Kirill Fedotov COO

We continue with DTP Tips & Tricks series. In our previous blog posts, you can find some basic tips for DTP projects as well as more specific advice on working in InDesign. This time we would like to share some practical information on text length challenges. 

The most common problem is text size expansion. This is especially true for translations from English—a relatively concise language—into languages with much longer words. The phenomenon is particularly pronounced for very short sentences or phrases containing abbreviations. In extreme cases, the translated text might become several times longer than the original. This is not an issue when you are dealing with free-flowing text, but it might become a real obstacle in other cases.

Besides the increase in number of characters, the typography of the target language might also be quite different. For example, the line spacing might vary significantly between the target and source languages. This is especially true when translating between a language with diacritics and a language without diacritics.

In other cases, there exist significant differences in the size of characters and the spacing between them. Chinese and Japanese are good examples.

Unaware of these peculiarities, software developers often create interface elements with a fixed length that is equal to the length of the original text. As a result, when localizing the software into other languages, there will be only two options: sacrifice the clarity of translations by artificially limiting the translated text or redesign the interface, allowing for more space and flexibility. While many modern translation tools have built-in features for controlling the length of translated text, this approach limits the creativity of translators and leads to less-than-perfect and unnatural translations. So more often, the other approach is used—namely, correcting the layout after translation.

Based on our experience, we know the most problematic language pairs and file formats. In most cases, our specialists can forecast the necessity for layout corrections even before starting translation. We always inform our customers of such work in advance and plan the necessary time for it. The worst case scenario is to have a complete translation that cannot be used due to formatting issues. Our main goal is to provide our customers with ready-to-use solutions, where both the content and appearance are perfect. Sometimes it might require recreating the design from scratch, and our DTP specialists are always ready for such a task.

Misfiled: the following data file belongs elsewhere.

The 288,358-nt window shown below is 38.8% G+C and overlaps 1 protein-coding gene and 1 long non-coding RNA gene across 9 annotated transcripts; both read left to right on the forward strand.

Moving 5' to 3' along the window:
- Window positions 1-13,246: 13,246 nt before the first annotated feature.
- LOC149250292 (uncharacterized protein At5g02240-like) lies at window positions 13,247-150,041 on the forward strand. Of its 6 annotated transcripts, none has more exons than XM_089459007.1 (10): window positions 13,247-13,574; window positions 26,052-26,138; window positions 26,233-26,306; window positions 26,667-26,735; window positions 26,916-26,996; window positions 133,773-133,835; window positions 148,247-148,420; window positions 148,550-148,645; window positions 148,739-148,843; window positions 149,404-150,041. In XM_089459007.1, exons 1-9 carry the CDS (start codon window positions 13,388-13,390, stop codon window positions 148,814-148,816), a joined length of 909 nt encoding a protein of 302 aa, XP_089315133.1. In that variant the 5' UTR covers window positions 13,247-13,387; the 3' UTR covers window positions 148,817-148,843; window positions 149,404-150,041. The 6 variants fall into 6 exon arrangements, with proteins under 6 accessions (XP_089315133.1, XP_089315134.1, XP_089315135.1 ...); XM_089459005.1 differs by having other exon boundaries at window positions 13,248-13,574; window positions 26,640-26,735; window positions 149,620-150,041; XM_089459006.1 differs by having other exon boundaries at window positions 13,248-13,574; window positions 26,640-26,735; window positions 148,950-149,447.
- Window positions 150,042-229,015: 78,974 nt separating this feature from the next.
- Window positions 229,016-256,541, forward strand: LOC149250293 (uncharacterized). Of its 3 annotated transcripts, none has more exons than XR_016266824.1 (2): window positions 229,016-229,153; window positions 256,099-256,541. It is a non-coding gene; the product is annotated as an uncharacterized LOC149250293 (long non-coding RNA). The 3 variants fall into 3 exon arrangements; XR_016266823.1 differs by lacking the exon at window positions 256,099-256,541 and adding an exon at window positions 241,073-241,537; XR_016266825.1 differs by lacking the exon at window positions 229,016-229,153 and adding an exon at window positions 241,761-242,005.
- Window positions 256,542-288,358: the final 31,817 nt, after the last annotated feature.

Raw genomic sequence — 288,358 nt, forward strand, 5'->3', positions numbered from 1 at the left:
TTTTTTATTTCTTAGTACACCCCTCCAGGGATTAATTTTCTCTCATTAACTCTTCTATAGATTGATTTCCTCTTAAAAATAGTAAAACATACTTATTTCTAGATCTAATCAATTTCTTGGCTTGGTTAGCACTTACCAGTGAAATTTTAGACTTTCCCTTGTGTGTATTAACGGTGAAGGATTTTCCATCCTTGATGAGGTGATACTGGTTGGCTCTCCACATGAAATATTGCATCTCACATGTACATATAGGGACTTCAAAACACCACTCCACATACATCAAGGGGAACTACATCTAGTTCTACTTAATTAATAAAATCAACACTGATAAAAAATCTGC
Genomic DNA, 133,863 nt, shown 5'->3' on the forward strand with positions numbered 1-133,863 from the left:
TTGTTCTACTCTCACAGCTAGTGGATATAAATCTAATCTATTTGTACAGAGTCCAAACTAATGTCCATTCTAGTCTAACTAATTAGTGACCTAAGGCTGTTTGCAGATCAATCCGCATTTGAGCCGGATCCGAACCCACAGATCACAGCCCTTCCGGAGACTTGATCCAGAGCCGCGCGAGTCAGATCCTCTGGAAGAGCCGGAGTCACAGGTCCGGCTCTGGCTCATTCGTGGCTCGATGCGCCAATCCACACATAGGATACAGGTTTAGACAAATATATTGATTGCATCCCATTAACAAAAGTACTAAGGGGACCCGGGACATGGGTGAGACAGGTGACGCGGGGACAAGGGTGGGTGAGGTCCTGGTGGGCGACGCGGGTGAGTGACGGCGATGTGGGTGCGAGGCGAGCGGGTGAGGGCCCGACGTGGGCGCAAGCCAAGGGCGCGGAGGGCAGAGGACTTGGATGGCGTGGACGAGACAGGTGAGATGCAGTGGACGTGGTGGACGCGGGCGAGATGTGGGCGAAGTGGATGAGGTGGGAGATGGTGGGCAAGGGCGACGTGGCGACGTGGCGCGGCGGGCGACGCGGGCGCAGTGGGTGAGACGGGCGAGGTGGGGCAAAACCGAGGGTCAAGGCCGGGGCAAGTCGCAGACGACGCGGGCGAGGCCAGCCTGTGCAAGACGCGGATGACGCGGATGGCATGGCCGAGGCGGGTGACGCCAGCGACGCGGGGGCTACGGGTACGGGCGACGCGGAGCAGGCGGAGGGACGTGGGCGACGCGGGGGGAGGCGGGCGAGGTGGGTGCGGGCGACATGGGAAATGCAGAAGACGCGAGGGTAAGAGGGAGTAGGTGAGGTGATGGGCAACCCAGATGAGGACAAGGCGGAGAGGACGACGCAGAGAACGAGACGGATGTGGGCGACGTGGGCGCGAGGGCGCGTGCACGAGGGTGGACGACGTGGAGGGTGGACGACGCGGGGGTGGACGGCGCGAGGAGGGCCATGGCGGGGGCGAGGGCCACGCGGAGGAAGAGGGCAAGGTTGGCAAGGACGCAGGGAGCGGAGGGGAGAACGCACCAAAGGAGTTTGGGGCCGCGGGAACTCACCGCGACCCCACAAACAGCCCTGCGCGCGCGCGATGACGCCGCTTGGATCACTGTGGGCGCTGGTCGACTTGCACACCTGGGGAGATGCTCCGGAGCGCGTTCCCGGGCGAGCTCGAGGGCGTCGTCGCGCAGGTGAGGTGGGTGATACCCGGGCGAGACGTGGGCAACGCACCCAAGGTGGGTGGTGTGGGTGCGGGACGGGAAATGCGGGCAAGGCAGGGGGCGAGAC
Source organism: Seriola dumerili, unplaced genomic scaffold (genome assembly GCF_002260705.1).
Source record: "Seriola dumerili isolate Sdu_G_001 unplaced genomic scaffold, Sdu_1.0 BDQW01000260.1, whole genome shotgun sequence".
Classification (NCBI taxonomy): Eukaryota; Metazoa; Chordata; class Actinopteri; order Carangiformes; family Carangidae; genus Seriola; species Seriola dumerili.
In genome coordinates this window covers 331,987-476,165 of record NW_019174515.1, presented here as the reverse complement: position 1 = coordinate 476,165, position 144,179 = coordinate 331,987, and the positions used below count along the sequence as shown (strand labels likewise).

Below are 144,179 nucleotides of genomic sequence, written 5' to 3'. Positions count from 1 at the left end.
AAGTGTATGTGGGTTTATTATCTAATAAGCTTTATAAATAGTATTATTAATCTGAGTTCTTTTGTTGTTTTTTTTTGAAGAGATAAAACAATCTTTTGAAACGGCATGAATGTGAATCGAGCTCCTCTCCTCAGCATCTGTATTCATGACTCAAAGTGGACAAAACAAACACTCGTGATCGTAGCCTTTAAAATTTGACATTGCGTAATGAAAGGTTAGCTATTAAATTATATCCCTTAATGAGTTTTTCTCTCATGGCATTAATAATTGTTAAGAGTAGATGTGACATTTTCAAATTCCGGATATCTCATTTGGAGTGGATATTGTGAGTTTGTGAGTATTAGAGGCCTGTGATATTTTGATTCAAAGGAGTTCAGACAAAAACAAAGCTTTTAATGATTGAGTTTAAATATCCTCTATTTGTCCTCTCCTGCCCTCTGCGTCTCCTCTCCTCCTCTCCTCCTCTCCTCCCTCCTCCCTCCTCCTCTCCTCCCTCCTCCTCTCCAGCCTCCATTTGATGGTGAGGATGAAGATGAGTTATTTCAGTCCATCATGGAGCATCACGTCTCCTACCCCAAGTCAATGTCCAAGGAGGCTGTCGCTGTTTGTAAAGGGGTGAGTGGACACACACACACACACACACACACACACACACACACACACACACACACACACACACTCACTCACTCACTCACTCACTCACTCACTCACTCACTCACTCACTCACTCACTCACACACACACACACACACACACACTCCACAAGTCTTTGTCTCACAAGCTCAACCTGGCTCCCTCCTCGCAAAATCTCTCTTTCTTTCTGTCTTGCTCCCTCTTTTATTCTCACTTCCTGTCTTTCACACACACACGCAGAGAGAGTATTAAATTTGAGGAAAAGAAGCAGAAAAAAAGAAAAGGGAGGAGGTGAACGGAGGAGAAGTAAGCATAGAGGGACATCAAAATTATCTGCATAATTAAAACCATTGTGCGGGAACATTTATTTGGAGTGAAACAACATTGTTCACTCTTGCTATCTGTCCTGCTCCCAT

While creating this table, we took into consideration two aspects of changes in text size:

  1. Difference in the number of characters between source and target languages
  2. Differences in typography, including line spacing and the size and spacing of characters

The table shows average expected differences in the space occupied by text on the printed or electronic page.

We use these data in job planning, so you too might find them useful (see the image below).

Here is also a print version for use:

As you can see, differences in text size can be quite pronounced. This matters, as within the existing layout it might be impossible to add new pages or change the size of interface elements. Therefore, the layout must be adapted to fit within the given space.

The best way to solve this problem is using a one-stop service provider like InText who has experience both in translation and layout correction.

An even better solution is using a flexible layout that allows for text size expansion or contraction in different languages. Such a layout allows you to eliminate or at least reduce the amount of formatting effort required after translation.

InText is ready to assist you in all your localization efforts, from initial design development to desktop publishing in multiple languages.

For more information, email us at crm@intext.com or send your questions via form below.

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